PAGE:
Adoption Update

You get what you pay for, but I just had no intention of living this way!” – Counting Crows

It is very late (3am) and I can’t sleep. Partially from this pinched nerve in my neck that won’t allow me to be comfortable and partially from something that is deeply troubling me.

Due to the fact that we have specific gender/health requirements for our second adoption, we decided to hire a special adoption consultant to hopefully help us locate an agency, who is working with a birthmom, who is carrying our son.

While inquiring about her services, she sent me the “only” full Caucasian boy she had on her list. He’s 6 months old. Healthy as can be. The catch?

The fees for this adoption would be $47,600.

We obviously had to pass, because if we had an extra 50K laying around, M wouldn’t have to drive my old car from college among other things.

But why? How can those fees be that high? How can that be ethical?

It broke my heart to know that this baby is waiting for a family, and no one can afford him. I can see some desperate family who so want to be parents mortgaging their house to adopt this child.

Why are the fees so high? I simply don’t understand.

Cost shouldn’t be a factor. The needs of the child should be the focus.


But this brings me to the conversation I had with the consultant.

A little background: S’s adoption cost 28K. We decided not to use the same agency because the fees were increased to more than 32K. With all of the money we have spent on S’s hospital bills and health needs, that is simply too much. Way too much!

So I set about trying to find ways to make this adoption economical. I looked into grants, various loan programs and for agencies that didn’t charge large upfront fees to search for a child.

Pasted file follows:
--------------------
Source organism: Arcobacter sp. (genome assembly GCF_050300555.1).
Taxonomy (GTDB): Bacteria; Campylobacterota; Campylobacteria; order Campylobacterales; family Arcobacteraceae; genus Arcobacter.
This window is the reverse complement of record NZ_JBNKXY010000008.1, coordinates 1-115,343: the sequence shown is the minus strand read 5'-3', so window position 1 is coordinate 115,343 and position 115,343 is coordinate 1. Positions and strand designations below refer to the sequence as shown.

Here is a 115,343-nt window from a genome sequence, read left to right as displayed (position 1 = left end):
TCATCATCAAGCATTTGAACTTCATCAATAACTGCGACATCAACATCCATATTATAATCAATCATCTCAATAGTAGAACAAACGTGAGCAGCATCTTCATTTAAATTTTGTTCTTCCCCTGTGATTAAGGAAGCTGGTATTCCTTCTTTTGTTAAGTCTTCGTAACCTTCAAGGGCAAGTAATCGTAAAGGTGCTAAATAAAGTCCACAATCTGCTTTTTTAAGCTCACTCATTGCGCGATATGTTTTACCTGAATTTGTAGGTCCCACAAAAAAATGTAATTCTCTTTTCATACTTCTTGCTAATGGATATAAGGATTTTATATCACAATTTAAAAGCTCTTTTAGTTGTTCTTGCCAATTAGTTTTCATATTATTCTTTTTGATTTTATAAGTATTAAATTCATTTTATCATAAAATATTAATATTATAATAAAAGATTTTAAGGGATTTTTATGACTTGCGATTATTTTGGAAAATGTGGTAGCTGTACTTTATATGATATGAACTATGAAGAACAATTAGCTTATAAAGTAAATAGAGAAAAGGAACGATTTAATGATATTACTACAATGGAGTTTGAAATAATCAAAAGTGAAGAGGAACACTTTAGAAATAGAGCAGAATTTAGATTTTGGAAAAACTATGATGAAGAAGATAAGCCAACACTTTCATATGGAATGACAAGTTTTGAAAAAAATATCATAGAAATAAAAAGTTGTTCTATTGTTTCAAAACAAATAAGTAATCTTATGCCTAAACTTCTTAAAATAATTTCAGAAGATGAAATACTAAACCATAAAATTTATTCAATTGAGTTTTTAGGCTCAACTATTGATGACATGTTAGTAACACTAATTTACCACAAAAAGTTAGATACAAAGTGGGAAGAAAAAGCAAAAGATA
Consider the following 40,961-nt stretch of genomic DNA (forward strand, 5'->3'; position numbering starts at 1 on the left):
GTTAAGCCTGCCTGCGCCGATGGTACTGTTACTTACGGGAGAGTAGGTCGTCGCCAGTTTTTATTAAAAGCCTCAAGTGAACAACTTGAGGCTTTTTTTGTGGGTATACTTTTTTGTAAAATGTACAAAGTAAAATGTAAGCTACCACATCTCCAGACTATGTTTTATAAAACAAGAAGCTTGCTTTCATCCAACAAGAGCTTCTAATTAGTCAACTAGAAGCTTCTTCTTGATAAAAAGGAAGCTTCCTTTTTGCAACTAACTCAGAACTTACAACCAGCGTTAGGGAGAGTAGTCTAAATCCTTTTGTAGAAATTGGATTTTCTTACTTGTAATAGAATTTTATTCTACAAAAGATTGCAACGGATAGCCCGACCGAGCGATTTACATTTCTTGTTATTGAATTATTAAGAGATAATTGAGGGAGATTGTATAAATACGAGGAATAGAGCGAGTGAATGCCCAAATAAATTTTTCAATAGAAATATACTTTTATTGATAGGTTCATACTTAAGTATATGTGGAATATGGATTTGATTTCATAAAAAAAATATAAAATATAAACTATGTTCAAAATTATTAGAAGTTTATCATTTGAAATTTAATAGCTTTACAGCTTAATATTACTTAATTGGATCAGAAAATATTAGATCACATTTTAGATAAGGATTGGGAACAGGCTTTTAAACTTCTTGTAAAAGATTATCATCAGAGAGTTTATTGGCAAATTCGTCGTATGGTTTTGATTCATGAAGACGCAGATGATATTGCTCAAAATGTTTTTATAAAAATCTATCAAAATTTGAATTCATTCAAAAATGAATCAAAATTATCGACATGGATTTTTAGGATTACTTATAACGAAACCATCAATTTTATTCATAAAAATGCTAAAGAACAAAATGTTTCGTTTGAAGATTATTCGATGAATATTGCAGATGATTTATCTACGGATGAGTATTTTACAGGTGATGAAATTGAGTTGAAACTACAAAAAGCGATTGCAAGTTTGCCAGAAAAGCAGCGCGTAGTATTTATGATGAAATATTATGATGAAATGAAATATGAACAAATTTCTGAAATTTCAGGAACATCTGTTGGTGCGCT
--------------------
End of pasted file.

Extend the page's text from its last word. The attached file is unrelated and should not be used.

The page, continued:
Don’t get me wrong, we are not destitute. We don’t want for much (well M really wants a Mercedes…but…). We own our home. We have one brand new car (and one old one – thus the desire for the Mercedes). We have been lucky to have not been affected much* by the economic downturn.

*except our plummeting house value which has made us continue to suffer the FL summers…but I digress…

I had given her a budget of 22K. (They don’t work with people who have budgets smaller than 20K) so I decided 22K would be the top end of what we could afford. Because you get back 12K from taxes for adoption, the total cost would be about 10K. I can live with 10K. I DON’T like it, but I can live with it.

But what the consultant said stopped me in my tracks.

She said, “I could probably find you a drug exposed baby for 22K, but if you want a healthy child with no drug/alcohol exposure – you’re looking at 30K minimum.”

Yes, you read that right. She really did say, “I could probably find you a drug exposed baby for 22K…” Seriously?

I politely explained that we were not interested in a child that has been drug exposed. ‘Not interested’ aren’t the right words…We’re not equipped at this time to handle another child with special needs.

If you can choose, why not choose the best start for the child that will be entering your family?

If I was able to create this little life and carry him myself, you can be certain that I’d do everything in my power to give him the best start. I would eat my vegetables, exercise and not even a Tylenol would touch my lips.